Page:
Of self-employed business owners in BC (2018), about 113,200 operated with paid help (defined as having 1 to 4 employees), and 315,200 (or 61%) without paid help (but that could have included gig and contract worker activity).
Standing up for contract, gig and home-based workers during COVID-19:
“Certainly when it came to the benefits for COVID-19, we in fact pushed the federal government to make sure that they were recognizing the gig economic, people on short term contracts, people who were simply working on contracted work,” said Minister James today.
“We were pleased to see a lot of that was actually included in the benefits that were there,” indicating the impact BC has had for workers in this province and across Canada.
“I’m certain it will be part of our discussion around economic recovery,” said James, which is a positive sign for those who have made a commitment to gig, home-based work and home-based business going forward.
“I know the industries themselves are putting together some ideas and approaches to strengthen their industries as well,” said James, without yet specifying which sectors.
Shifting back to the traditional workplace:
Meanwhile, the finance minister indicated that she was pleased to see that some people are shifting back into the workforce after the worst of the impacts of COVID-19.
Provincial Health Officer orders and the overall pandemic plan in BC required people to self-isolate at home and do physical distancing — much of that leading to massive economic shutdown as in most cases businesses could not operate effectively under those conditions.
Of course the goal was to prevent community spread of the COVID-19 virus by ‘flattening the curve’, which obviously almost all British Columbians complied with (see latest BC Centre for Disease Control data modelling, released June 4).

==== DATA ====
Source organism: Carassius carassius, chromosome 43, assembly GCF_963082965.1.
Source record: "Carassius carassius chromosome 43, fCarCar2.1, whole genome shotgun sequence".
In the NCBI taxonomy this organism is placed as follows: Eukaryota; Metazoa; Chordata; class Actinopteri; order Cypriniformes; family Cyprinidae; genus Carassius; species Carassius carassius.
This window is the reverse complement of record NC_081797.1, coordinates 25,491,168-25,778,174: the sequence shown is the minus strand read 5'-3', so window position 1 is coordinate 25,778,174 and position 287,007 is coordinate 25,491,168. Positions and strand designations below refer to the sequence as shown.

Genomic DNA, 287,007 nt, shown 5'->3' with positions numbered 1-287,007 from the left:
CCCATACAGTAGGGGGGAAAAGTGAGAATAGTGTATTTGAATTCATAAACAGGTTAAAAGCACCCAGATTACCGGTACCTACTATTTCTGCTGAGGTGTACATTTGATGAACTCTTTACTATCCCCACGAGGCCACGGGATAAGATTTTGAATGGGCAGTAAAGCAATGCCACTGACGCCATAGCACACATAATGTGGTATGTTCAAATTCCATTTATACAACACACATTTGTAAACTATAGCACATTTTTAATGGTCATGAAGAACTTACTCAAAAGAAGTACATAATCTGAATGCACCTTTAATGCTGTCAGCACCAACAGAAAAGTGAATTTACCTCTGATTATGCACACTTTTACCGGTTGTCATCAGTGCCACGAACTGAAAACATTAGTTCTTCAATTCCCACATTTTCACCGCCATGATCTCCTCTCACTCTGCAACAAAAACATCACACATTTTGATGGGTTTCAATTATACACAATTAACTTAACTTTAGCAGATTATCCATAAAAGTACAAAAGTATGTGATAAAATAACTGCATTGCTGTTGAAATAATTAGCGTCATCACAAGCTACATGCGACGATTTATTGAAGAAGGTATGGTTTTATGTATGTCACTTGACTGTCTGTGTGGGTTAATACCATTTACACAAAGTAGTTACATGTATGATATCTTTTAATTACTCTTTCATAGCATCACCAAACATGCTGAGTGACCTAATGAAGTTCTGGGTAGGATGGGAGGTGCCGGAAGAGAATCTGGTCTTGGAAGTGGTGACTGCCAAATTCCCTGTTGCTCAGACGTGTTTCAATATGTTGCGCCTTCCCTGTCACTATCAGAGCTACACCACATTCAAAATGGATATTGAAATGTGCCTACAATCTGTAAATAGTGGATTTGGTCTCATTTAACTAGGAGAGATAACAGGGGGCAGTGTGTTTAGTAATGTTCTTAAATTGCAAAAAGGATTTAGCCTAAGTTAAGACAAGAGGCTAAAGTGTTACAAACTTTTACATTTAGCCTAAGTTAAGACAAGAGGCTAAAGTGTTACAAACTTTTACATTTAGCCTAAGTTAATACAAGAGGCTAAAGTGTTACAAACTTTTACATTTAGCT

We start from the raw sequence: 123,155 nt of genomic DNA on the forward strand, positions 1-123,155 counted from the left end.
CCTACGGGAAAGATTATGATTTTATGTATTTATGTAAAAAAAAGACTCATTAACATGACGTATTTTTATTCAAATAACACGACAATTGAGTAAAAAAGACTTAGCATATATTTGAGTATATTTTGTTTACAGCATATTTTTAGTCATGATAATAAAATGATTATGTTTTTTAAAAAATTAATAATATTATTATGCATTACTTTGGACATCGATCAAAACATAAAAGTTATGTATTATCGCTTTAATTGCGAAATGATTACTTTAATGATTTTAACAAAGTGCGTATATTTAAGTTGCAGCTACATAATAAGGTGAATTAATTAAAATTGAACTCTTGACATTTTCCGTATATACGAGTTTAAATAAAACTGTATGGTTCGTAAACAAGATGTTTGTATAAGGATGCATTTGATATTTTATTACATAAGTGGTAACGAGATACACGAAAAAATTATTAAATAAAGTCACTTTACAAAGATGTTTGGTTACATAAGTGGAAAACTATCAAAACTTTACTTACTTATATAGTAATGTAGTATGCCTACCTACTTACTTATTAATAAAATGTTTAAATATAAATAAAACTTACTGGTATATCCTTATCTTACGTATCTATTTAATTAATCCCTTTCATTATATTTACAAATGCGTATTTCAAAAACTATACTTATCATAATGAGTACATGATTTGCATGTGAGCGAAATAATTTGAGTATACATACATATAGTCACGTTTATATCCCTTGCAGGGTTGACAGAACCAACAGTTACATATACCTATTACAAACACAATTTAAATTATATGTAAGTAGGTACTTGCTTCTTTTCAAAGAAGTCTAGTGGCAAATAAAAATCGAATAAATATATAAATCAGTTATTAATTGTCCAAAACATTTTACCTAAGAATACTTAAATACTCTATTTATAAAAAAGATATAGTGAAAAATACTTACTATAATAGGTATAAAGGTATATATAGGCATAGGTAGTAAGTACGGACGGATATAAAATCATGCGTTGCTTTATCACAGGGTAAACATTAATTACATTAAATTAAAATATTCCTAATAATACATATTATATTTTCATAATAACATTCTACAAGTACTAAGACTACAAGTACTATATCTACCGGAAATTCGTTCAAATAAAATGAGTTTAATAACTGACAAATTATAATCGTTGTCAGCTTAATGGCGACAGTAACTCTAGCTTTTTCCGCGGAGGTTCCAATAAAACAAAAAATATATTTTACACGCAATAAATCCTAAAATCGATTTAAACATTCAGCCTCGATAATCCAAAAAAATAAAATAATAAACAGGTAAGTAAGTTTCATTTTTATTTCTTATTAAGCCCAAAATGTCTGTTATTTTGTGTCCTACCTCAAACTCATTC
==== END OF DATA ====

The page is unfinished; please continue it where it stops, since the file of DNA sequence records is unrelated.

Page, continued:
The most significant impacts on the BC economy were in the shutdown period of mid-March through mid-May. BC is still officially in a State of Emergency (presently to June 9, but Premier Horgan indicated on May 27 that the end ‘is nowhere in sight’).
Now in today’s job numbers it was seen that more than 43,300 people “shifted back into the labour market”, she said, after COVID-19 having caused “disruption for every sector”.
The employment numbers released today include the period of May 10 to 16 “before gradual reopening began”, Minister James pointed out.
Hardest hit by COVID-19:
The impacted sectors are a reflection for youth in particular of who is “suffering the most”, said James, noting job losses in accommodation, food service, wholesale and retail, where 46% of jobs have been lost.
“We have to remember, those numbers are families, individuals and businesses who have really struggled and are continuing to struggle,” said James, adding that BC has put supports in place through the COVID action plan to recognize those impacts.
Supports for individuals have included rent subsidies (including a freeze on rent increases and a ban on rent evictions) which saw a very strong uptake, an emergency worker benefit (as a top-up to the federal CERB) which saw more than 521,000 British Columbians receive a one-time $1,000 payment (though 533,764 were approved, was a figure provided by the Finance Ministry earlier this week), and a top up for people on disability and low-income supports.
For businesses, organizations and industry the supports have included access to credit, avoiding layoffs and rehiring employees, bill relief, deferred payments, child care, property owners & landlords, and communities that are rural, remote or indigenous. Specific sectors addressed included arts, restaurants/breweries, forestry, sports and transportation.
BC Finance Minister’s statement on May Labour Force Survey results (June 5, 2020)
Benefits for British Columbians during COVID-19 (last update June 4, 2020)